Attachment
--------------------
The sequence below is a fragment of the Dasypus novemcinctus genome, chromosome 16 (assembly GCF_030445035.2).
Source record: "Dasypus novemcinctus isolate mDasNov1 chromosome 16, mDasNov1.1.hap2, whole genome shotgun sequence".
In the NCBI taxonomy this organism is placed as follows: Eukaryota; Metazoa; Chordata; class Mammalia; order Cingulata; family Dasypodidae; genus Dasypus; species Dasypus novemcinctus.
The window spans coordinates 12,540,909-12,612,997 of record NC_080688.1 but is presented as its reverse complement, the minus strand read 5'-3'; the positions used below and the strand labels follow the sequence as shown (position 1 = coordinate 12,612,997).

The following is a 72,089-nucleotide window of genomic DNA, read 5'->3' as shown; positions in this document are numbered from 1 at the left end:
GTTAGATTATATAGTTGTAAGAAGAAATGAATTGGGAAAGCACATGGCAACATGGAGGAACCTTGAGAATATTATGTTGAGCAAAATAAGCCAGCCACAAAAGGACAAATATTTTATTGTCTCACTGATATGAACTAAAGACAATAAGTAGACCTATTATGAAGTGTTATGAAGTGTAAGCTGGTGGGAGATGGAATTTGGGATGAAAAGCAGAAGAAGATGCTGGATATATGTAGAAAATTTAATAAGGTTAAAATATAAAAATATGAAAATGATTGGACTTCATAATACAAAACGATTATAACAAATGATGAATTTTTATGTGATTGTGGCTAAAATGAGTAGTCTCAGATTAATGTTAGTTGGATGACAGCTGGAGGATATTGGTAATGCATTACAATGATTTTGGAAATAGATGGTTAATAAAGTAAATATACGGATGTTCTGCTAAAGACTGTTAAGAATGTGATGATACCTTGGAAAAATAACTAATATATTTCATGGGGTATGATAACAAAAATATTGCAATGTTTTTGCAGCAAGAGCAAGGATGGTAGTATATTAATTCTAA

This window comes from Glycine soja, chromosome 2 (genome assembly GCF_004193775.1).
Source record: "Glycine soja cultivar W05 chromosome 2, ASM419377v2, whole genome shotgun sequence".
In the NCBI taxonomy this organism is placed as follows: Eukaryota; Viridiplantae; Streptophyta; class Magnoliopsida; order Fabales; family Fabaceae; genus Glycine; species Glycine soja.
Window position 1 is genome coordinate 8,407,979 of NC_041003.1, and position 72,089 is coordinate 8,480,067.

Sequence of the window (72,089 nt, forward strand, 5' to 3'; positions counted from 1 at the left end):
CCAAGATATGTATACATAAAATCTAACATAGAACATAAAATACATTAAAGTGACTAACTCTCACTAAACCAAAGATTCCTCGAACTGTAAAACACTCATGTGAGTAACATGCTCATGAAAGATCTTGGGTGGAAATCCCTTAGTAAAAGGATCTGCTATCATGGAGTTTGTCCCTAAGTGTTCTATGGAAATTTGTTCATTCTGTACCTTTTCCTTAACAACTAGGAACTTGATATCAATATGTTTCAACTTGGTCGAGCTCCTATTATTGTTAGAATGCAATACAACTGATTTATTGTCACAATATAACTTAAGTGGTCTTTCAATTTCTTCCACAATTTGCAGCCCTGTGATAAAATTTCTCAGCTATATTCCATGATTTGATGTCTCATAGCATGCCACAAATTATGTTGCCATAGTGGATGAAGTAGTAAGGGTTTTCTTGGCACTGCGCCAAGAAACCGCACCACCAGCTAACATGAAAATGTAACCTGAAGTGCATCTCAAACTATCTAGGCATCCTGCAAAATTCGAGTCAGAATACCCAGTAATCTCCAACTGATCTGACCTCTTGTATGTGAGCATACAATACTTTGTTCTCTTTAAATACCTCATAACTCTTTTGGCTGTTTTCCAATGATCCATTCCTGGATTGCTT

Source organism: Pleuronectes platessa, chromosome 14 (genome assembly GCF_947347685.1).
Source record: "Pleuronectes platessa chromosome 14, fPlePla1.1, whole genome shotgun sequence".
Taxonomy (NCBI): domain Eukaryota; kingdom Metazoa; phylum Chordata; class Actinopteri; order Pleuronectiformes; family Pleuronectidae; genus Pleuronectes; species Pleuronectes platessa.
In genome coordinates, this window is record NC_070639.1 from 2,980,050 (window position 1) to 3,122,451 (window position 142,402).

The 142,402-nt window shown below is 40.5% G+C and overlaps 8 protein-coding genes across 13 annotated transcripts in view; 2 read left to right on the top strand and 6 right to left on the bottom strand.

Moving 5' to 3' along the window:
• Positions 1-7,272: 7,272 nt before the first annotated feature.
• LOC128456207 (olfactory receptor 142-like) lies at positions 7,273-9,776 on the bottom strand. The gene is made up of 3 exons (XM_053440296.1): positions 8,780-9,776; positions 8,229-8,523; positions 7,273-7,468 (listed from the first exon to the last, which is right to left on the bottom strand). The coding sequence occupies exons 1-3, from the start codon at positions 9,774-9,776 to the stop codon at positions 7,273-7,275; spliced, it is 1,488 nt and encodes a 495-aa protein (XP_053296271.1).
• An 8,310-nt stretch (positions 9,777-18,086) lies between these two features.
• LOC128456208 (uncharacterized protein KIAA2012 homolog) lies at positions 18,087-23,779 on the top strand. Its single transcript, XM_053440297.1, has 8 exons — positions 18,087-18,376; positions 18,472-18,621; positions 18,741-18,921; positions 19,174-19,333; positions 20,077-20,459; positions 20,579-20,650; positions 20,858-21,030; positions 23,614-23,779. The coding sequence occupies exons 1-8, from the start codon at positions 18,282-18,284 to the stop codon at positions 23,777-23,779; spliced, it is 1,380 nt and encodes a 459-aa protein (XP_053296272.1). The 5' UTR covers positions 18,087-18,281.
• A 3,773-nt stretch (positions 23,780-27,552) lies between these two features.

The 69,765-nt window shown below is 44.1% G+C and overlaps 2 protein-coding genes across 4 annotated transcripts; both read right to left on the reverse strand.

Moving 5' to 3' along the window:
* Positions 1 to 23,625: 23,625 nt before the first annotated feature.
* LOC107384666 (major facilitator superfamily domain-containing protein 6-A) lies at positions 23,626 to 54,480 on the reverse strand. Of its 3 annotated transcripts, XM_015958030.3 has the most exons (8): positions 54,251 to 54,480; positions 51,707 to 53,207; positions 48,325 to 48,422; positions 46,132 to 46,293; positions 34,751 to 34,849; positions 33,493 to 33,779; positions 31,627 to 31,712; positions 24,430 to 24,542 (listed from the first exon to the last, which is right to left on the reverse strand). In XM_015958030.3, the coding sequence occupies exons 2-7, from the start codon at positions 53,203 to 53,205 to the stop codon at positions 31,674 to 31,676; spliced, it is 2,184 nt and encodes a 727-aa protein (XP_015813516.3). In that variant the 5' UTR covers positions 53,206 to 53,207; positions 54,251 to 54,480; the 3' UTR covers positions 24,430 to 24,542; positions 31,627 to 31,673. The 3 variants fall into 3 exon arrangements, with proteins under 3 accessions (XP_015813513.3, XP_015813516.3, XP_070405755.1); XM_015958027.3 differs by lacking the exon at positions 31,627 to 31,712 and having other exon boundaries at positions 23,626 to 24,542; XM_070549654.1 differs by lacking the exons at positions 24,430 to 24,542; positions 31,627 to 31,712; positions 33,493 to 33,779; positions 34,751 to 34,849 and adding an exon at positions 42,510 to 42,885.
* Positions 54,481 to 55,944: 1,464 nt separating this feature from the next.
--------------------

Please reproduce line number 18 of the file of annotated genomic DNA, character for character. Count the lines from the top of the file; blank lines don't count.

Moving 5' to 3' along the window: